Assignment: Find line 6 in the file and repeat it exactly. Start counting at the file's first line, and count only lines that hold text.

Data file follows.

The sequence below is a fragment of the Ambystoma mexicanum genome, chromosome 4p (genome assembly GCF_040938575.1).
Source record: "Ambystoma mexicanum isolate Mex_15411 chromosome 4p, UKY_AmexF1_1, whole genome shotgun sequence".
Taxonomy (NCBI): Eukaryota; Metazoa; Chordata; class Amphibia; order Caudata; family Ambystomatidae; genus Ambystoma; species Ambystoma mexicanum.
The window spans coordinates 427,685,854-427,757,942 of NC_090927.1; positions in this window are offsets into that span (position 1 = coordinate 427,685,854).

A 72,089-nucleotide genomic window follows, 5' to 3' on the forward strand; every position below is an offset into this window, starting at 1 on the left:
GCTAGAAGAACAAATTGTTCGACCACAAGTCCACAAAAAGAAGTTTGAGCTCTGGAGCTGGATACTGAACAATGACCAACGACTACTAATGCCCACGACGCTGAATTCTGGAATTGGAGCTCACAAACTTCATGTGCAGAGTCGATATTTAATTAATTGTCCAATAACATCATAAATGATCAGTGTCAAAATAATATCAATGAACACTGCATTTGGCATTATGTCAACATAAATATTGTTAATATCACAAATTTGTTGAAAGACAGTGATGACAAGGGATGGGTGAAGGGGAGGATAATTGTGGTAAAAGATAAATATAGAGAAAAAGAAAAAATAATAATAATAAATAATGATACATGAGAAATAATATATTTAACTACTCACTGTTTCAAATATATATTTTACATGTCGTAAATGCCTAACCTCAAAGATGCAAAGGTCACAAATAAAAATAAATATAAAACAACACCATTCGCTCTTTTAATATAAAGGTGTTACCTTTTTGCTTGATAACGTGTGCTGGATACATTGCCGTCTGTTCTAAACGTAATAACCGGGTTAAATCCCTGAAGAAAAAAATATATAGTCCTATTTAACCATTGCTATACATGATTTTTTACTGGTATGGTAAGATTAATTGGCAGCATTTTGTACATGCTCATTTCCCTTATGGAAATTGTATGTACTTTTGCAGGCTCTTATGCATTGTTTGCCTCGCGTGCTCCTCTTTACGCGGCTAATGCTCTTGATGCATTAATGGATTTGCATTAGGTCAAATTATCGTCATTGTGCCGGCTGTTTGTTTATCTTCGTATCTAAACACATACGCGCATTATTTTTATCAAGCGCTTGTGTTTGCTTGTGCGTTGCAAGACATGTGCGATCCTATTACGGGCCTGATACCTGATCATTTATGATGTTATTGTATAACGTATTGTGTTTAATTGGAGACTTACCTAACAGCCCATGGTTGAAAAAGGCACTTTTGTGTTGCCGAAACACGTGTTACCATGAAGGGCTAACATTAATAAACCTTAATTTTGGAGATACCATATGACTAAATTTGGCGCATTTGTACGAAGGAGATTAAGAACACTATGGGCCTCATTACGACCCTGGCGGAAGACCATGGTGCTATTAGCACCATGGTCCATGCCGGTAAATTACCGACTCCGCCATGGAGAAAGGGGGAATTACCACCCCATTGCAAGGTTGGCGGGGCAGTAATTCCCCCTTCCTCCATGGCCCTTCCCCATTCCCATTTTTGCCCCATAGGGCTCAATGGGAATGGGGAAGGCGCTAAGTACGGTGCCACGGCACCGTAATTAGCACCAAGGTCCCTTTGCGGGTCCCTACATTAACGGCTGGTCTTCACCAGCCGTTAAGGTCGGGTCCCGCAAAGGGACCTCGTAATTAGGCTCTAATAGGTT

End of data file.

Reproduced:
GCTAGAAGAACAAATTGTTCGACCACAAGTCCACAAAAAGAAGTTTGAGCTCTGGAGCTGGATACTGAACAATGACCAACGACTACTAATGCCCACGACGCTGAATTCTGGAATTGGAGCTCACAAACTTCATGTGCAGAGTCGATATTTAATTAATTGTCCAATAACATCATAAATGATCAGTGTCAAAATAATATCAATGAACACTGCATTTGGCATTATGTCAACATAAATATTGTTAATATCACAAATTTGTTGAAAGACAGTGATGACAAGGGATGGGTGAAGGGGAGGATAATTGTGGTAAAAGATAAATATAGAGAAAAAGAAAAAATAATAATAATAAATAATGATACATGAGAAATAATATATTTAACTACTCACTGTTTCAAATATATATTTTACATGTCGTAAATGCCTAACCTCAAAGATGCAAAGGTCACAAATAAAAATAAATATAAAACAACACCATTCGCTCTTTTAATATAAAGGTGTTACCTTTTTGCTTGATAACGTGTGCTGGATACATTGCCGTCTGTTCTAAACGTAATAACCGGGTTAAATCCCTGAAGAAAAAAATATATAGTCCTATTTAACCATTGCTATACATGATTTTTTACTGGTATGGTAAGATTAATTGGCAGCATTTTGTACATGCTCATTTCCCTTATGGAAATTGTATGTACTTTTGCAGGCTCTTATGCATTGTTTGCCTCGCGTGCTCCTCTTTACGCGGCTAATGCTCTTGATGCATTAATGGATTTGCATTAGGTCAAATTATCGTCATTGTGCCGGCTGTTTGTTTATCTTCGTATCTAAACACATACGCGCATTATTTTTATCAAGCGCTTGTGTTTGCTTGTGCGTTGCAAGACATGTGCGATCCTATTACGGGCCTGATACCTGATCATTTATGATGTTATTGTATAACGTATTGTGTTTAATTGGAGACTTACCTAACAGCCCATGGTTGAAAAAGGCACTTTTGTGTTGCCGAAACACGTGTTACCATGAAGGGCTAACATTAATAAACCTTAATTTTGGAGATACCATATGACTAAATTTGGCGCATTTGTACGAAGGAGATTAAGAACACTATGGGCCTCATTACGACCCTGGCGGAAGACCATGGTGCTATTAGCACCATGGTCCATGCCGGTAAATTACCGACTCCGCCATGGAGAAAGGGGGAATTACCACCCCATTGCAAGGTTGGCGGGGCAGTAATTCCCCCTTCCTCCATGGCCCTTCCCCATTCCCATTTTTGCCCCATAGGGCTCAATGGGAATGGGGAAGGCGCTAAGTACGGTGCCACGGCACCGTAATTAGCACCAAGGTCCCTTTGCGGGTCCCTACATTAACGGCTGGTCTTCACCAGCCGTTAAGGTCGGGTCCCGCAAAGGGACCTCGTAATTAGGCTCTAATAGGTT